Late antiquity is a periodization used by historians to describe the time of transition from classical antiquity to the Middle Ages in mainland Europe, the Mediterranean world, the Near East. The popularization of this periodization in English has been accredited to historian Peter Brown, after the publication of his seminal work The World of Late Antiquity. Precise boundaries for the period are a continuing matter of debate, but Brown proposes a period between the 3rd and 8th centuries AD, it can be thought of as from the end of the Roman Empire's Crisis of the Third Century to, in the East, the early Muslim conquests in the mid-7th century. In the West the end was earlier, with the start of the Early Middle Ages placed in the 6th century, or earlier on the edges of the Western Roman Empire; the Roman Empire underwent considerable social and organizational changes starting with the reign of Diocletian, who began the custom of splitting the Empire into Eastern and Western halves ruled by multiple emperors.
Beginning with Constantine the Great, Christianity was made legal in the Empire, a new capital was founded at Constantinople. Migrations of Germanic tribes disrupted Roman rule from the late 4th century onwards, culminating in the eventual collapse of the Empire in the West in 476, replaced by the so-called barbarian kingdoms; the resultant cultural fusion of Greco-Roman and Christian traditions formed the foundations of the subsequent culture of Europe. The term Spätantike "late antiquity", has been used by German-speaking historians since its popularization by Alois Riegl in the early 20th century, it was given currency in English by the writings of Peter Brown, whose survey The World of Late Antiquity revised the post-Gibbon view of a stale and ossified Classical culture, in favour of a vibrant time of renewals and beginnings, whose The Making of Late Antiquity offered a new paradigm of understanding the changes in Western culture of the time in order to confront Sir Richard Southern's The Making of the Middle Ages.
The continuities between the Roman Empire, as it was reorganized by Diocletian, the Early Middle Ages are stressed by writers who wish to emphasize that the seeds of medieval culture were developing in the Christianized empire, that they continued to do so in the Eastern Roman Empire or Byzantine Empire at least until the coming of Islam. Concurrently, some migrating Germanic tribes such as the Ostrogoths and Visigoths saw themselves as perpetuating the "Roman" tradition. While the usage "Late Antiquity" suggests that the social and cultural priorities of Classical Antiquity endured throughout Europe into the Middle Ages, the usage of "Early Middle Ages" or "Early Byzantine" emphasizes a break with the classical past, the term "Migration Period" tends to de-emphasize the disruptions in the former Western Roman Empire caused by the creation of Germanic kingdoms within her borders beginning with the foedus with the Goths in Aquitania in 418; the general decline of population, technological knowledge and standards of living in Europe during this period became the archetypal example of societal collapse for writers from the Renaissance.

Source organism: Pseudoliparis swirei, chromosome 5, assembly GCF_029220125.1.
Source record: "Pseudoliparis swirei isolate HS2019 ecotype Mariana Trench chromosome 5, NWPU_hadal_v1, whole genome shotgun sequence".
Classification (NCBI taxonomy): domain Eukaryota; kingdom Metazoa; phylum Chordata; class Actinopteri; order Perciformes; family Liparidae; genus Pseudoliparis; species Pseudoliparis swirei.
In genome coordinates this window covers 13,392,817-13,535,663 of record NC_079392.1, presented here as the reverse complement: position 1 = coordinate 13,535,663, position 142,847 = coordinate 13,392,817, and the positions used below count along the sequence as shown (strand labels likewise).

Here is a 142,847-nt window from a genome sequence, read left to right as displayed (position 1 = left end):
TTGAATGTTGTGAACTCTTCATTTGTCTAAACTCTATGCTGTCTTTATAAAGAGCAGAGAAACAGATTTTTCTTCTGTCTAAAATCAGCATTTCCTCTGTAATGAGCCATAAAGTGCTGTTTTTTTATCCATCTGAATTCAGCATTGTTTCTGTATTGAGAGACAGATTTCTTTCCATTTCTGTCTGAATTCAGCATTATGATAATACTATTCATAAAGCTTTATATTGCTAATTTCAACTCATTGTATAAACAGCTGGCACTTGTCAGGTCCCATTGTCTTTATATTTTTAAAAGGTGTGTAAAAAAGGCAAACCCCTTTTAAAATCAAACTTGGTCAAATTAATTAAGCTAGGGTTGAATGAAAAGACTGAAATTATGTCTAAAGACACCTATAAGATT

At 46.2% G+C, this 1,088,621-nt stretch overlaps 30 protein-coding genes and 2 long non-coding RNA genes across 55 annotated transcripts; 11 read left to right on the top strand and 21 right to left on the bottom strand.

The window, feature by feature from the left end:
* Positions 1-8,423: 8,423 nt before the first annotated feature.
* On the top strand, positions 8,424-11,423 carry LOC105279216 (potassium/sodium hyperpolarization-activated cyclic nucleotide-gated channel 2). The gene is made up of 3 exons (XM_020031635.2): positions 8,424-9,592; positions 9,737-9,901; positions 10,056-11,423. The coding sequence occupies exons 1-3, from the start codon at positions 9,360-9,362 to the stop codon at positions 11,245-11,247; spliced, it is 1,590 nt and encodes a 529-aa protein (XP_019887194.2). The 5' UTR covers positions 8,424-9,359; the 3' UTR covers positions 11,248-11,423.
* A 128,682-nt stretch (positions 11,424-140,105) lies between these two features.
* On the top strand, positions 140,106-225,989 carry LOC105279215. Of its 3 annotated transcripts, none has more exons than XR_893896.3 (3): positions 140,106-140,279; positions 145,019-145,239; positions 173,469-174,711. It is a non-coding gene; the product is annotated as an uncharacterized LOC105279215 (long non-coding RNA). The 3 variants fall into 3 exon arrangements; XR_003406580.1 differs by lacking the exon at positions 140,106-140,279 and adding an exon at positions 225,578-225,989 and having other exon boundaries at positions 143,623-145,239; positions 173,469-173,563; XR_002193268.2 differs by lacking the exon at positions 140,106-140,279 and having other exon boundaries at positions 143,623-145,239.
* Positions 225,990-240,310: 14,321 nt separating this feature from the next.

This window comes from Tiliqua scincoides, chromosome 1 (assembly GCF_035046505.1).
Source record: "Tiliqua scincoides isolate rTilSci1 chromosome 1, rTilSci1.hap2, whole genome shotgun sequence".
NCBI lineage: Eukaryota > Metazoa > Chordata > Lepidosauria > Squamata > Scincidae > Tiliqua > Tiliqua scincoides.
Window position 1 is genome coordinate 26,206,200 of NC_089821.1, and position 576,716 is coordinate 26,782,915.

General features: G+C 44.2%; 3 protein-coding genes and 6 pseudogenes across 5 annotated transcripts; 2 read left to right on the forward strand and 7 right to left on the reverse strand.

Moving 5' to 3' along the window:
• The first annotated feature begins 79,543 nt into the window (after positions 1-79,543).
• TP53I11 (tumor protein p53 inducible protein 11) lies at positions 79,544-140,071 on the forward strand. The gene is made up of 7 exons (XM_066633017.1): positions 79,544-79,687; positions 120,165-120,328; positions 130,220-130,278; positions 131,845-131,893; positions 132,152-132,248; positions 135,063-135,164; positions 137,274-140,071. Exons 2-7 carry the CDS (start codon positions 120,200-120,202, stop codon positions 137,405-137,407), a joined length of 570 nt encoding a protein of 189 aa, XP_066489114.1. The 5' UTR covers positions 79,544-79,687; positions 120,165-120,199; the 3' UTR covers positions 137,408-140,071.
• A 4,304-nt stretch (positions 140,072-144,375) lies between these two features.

As a result of this decline, the relative scarcity of historical records from Europe in particular, the period from the early fifth century until the Carolingian Renaissance was referred to as the "Dark Ages". This term has been abandoned as a name for a historiographical epoch, being replaced by "Late Antiquity" in the periodization of the late West Roman Empire, the early Byzantine empire and the Early Middle Ages. One of the most important transformations in Late Antiquity was the formation and evolution of the Abrahamic religions: Christianity, Rabbinic Judaism and Islam. A milestone in the rise of Christianity was the conversion of Emperor Constantine the Great in 312, as claimed by his Christian panegyrist Eusebius of Caesarea, although the sincerity of his conversion is debated. Constantine confirmed the legalization of the religion through the so-called Edict of Milan in 313, jointly issued with his rival in the East, Licinius. By the late 4th century, Emperor Theodosius the Great had made Christianity the State religion, thereby transforming the Classical Roman world, which Peter Brown characterized as "rustling with the presence of many divine spirits."Constantine I was a key figure in many important events in Christian history, as he convened and attended the first ecumenical council of bishops at Nicaea in 325, subsidized the building of churches and sanctuaries such as the Church of the Holy Sepulchre in Jerusalem, involved himself in questions such as the timing of Christ's resurrection and its relation to the Passover.
The birth of Christian monasticism in the deserts of Egypt in the 3rd century, which operated outside the episcopal authority of the Church, would become so successful that by the 8th century it penetrated the Church and became the primary Christian practice. Monasticism was not the only new Christian movement to appear in late antiquity, although it had the greatest influence. Other movements notable for their unconventional practices include the Grazers, holy men who ate only grass and chained themselves up. Late Antiquity marks the decline of Roman state religion, circumscribed in degrees by edicts inspired by Christian advisors such as Eusebius to 4th century emperors, a period of dynamic religious experimentation and spirituality with many syncretic sects, some formed centuries earl